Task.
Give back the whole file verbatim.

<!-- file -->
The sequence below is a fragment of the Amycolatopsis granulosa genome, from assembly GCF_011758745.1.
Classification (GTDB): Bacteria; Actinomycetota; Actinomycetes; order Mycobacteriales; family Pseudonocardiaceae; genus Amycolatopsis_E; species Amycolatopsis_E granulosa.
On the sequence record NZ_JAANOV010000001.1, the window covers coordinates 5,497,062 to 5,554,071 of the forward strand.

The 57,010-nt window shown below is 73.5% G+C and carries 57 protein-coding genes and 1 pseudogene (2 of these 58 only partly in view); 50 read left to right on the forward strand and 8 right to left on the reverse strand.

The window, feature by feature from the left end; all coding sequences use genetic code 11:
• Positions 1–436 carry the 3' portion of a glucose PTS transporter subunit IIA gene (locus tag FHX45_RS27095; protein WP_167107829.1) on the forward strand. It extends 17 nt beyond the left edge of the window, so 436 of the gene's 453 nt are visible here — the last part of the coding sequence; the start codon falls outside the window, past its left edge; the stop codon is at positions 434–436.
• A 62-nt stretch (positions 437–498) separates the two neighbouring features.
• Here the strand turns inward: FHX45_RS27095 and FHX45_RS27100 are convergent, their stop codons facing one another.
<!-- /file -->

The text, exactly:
The sequence below is a fragment of the Amycolatopsis granulosa genome, from assembly GCF_011758745.1.
Classification (GTDB): Bacteria; Actinomycetota; Actinomycetes; order Mycobacteriales; family Pseudonocardiaceae; genus Amycolatopsis_E; species Amycolatopsis_E granulosa.
On the sequence record NZ_JAANOV010000001.1, the window covers coordinates 5,497,062 to 5,554,071 of the forward strand.

The 57,010-nt window shown below is 73.5% G+C and carries 57 protein-coding genes and 1 pseudogene (2 of these 58 only partly in view); 50 read left to right on the forward strand and 8 right to left on the reverse strand.

The window, feature by feature from the left end; all coding sequences use genetic code 11:
• Positions 1–436 carry the 3' portion of a glucose PTS transporter subunit IIA gene (locus tag FHX45_RS27095; protein WP_167107829.1) on the forward strand. It extends 17 nt beyond the left edge of the window, so 436 of the gene's 453 nt are visible here — the last part of the coding sequence; the start codon falls outside the window, past its left edge; the stop codon is at positions 434–436.
• A 62-nt stretch (positions 437–498) separates the two neighbouring features.
• Here the strand turns inward: FHX45_RS27095 and FHX45_RS27100 are convergent, their stop codons facing one another.